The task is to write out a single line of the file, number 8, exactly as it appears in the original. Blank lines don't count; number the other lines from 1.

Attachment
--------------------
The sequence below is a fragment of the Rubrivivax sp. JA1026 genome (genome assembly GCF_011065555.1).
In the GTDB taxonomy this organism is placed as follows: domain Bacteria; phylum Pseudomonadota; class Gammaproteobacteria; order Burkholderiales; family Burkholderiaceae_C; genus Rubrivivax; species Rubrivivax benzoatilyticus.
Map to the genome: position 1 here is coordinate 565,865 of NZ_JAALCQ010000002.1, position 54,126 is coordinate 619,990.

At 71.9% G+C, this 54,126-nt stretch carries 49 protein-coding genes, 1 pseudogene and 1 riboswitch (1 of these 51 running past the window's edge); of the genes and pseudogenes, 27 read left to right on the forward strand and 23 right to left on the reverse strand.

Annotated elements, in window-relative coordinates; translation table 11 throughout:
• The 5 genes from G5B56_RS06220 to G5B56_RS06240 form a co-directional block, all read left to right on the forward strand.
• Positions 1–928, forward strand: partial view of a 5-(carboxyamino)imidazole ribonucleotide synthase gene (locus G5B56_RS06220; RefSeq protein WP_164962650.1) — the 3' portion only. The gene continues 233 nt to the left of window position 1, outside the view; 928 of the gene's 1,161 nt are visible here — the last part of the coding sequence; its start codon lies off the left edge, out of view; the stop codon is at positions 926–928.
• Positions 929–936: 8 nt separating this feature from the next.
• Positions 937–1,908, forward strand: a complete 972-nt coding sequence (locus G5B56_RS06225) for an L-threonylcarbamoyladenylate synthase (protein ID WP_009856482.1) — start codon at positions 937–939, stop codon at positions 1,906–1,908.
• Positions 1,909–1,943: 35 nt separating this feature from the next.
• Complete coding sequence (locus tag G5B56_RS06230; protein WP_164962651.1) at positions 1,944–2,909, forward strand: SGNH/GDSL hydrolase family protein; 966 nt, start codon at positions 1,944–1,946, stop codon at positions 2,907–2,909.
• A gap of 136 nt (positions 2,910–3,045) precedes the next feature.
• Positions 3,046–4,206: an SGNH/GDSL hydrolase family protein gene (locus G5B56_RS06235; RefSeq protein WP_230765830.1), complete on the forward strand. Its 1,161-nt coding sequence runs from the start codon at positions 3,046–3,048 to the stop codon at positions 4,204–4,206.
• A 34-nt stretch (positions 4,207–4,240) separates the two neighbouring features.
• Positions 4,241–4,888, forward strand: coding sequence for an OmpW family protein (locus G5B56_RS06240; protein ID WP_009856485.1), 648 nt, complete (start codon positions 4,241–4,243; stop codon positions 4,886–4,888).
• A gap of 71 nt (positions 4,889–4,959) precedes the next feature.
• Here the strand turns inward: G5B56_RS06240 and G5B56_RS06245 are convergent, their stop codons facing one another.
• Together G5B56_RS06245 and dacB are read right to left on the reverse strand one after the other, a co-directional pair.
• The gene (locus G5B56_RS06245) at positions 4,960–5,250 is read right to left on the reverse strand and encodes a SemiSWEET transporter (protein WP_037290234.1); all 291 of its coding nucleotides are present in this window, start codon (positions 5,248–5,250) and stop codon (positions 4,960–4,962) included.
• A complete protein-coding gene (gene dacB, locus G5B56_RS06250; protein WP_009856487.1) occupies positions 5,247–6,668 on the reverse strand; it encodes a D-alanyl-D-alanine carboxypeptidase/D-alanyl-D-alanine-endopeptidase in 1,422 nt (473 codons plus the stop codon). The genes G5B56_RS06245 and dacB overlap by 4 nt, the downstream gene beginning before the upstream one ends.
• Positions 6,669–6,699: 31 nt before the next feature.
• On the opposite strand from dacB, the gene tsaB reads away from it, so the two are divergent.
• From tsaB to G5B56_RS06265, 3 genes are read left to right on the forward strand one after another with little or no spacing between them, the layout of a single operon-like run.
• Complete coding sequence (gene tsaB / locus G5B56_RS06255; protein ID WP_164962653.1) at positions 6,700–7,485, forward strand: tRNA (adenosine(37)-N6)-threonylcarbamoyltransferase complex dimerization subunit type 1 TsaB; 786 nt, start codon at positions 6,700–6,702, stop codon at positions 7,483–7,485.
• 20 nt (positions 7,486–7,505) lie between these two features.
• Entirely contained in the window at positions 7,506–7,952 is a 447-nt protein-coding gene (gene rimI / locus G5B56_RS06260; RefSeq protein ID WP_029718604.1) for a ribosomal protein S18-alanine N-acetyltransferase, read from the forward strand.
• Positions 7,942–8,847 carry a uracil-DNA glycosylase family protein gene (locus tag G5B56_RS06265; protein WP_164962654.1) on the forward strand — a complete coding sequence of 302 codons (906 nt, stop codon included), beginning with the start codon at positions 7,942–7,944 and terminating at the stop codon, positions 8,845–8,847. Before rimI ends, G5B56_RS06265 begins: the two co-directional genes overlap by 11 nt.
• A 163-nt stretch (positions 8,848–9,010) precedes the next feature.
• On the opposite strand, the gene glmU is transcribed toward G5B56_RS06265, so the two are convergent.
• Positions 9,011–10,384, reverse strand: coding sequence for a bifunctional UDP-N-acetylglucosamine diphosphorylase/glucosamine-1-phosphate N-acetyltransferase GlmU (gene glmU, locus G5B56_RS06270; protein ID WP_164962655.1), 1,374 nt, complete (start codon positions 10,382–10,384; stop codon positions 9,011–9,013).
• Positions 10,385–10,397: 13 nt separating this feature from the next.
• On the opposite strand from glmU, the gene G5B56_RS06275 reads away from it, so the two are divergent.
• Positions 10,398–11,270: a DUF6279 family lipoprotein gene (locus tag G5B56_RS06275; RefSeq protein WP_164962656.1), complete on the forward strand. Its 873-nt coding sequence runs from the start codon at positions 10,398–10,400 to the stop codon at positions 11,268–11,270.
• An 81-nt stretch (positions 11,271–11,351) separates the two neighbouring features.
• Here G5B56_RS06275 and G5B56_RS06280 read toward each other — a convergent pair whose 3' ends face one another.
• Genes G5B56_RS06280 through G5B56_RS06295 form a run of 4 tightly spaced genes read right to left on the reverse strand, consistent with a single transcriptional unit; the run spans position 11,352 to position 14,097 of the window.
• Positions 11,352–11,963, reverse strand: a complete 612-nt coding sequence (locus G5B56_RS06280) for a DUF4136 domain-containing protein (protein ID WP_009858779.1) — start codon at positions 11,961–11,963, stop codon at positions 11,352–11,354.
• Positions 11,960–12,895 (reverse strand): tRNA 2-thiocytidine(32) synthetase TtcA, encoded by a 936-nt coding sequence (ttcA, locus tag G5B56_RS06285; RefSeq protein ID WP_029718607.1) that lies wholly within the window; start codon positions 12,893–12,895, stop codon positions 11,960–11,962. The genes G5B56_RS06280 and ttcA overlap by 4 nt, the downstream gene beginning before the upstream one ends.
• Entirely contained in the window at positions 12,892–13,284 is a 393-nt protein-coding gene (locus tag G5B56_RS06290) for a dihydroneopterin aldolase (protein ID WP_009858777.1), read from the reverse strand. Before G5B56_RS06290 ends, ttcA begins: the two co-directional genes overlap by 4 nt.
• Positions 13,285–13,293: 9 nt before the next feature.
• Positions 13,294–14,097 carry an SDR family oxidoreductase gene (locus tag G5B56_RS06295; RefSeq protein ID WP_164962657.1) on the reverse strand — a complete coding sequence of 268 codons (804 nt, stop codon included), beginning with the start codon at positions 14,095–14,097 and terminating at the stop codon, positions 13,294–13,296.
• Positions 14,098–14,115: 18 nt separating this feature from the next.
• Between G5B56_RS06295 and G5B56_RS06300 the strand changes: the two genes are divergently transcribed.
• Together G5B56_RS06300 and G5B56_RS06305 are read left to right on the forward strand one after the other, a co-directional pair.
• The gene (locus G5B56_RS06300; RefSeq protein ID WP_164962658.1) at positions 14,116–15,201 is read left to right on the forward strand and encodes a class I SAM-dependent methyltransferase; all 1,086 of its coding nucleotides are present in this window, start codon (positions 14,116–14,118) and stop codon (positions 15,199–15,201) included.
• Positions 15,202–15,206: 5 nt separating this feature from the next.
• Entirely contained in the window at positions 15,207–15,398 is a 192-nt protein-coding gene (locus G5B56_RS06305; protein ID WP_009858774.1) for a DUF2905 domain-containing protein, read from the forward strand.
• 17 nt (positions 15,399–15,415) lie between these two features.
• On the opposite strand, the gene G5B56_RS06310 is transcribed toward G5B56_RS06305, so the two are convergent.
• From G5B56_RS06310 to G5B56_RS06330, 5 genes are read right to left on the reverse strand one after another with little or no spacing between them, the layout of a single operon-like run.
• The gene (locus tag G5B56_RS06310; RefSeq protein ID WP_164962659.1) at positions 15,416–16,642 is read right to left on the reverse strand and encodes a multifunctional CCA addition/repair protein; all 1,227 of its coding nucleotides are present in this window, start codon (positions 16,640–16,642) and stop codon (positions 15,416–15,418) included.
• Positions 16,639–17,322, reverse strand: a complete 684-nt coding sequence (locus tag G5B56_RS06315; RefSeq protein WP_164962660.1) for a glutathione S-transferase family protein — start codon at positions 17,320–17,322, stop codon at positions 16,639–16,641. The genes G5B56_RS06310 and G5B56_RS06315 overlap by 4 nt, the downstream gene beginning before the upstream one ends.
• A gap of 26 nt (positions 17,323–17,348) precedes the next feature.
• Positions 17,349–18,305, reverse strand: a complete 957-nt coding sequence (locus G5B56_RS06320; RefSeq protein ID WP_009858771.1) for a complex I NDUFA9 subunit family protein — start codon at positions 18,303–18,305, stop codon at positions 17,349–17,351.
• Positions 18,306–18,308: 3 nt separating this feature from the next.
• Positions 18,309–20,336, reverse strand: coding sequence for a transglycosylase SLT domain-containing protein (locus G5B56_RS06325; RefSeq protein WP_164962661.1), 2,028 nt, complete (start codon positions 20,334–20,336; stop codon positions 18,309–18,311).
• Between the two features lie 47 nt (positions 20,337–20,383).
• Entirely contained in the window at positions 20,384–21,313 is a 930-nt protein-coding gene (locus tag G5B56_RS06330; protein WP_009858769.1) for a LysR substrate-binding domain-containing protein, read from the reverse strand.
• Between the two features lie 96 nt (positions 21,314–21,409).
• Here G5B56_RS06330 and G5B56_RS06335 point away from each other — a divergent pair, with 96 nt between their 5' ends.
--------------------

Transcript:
• Positions 929–936: 8 nt separating this feature from the next.